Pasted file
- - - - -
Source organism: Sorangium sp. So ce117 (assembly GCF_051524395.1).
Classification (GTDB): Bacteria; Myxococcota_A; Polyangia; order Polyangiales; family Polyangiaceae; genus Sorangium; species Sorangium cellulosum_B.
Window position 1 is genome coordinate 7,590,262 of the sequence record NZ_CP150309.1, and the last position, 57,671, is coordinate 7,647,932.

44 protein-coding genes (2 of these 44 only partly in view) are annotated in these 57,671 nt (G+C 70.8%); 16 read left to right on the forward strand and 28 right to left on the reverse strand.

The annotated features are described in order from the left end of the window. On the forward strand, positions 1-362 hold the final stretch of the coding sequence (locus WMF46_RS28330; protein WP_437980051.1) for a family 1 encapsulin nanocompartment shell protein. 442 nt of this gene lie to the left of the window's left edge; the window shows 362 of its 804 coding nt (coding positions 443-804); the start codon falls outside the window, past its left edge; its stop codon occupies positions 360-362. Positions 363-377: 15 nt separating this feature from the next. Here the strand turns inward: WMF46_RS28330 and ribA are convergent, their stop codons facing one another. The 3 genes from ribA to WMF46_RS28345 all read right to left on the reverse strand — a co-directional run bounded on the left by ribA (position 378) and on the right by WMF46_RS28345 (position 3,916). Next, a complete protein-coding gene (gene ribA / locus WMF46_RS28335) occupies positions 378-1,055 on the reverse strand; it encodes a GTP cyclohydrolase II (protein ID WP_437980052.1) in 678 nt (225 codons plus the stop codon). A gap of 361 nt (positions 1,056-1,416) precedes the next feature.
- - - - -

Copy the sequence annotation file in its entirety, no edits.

Source organism: Sorangium sp. So ce117 (assembly GCF_051524395.1).
Classification (GTDB): Bacteria; Myxococcota_A; Polyangia; order Polyangiales; family Polyangiaceae; genus Sorangium; species Sorangium cellulosum_B.
Window position 1 is genome coordinate 7,590,262 of the sequence record NZ_CP150309.1, and the last position, 57,671, is coordinate 7,647,932.

44 protein-coding genes (2 of these 44 only partly in view) are annotated in these 57,671 nt (G+C 70.8%); 16 read left to right on the forward strand and 28 right to left on the reverse strand.

The annotated features are described in order from the left end of the window. On the forward strand, positions 1-362 hold the final stretch of the coding sequence (locus WMF46_RS28330; protein WP_437980051.1) for a family 1 encapsulin nanocompartment shell protein. 442 nt of this gene lie to the left of the window's left edge; the window shows 362 of its 804 coding nt (coding positions 443-804); the start codon falls outside the window, past its left edge; its stop codon occupies positions 360-362. Positions 363-377: 15 nt separating this feature from the next. Here the strand turns inward: WMF46_RS28330 and ribA are convergent, their stop codons facing one another. The 3 genes from ribA to WMF46_RS28345 all read right to left on the reverse strand — a co-directional run bounded on the left by ribA (position 378) and on the right by WMF46_RS28345 (position 3,916). Next, a complete protein-coding gene (gene ribA / locus WMF46_RS28335) occupies positions 378-1,055 on the reverse strand; it encodes a GTP cyclohydrolase II (protein ID WP_437980052.1) in 678 nt (225 codons plus the stop codon). A gap of 361 nt (positions 1,056-1,416) precedes the next feature.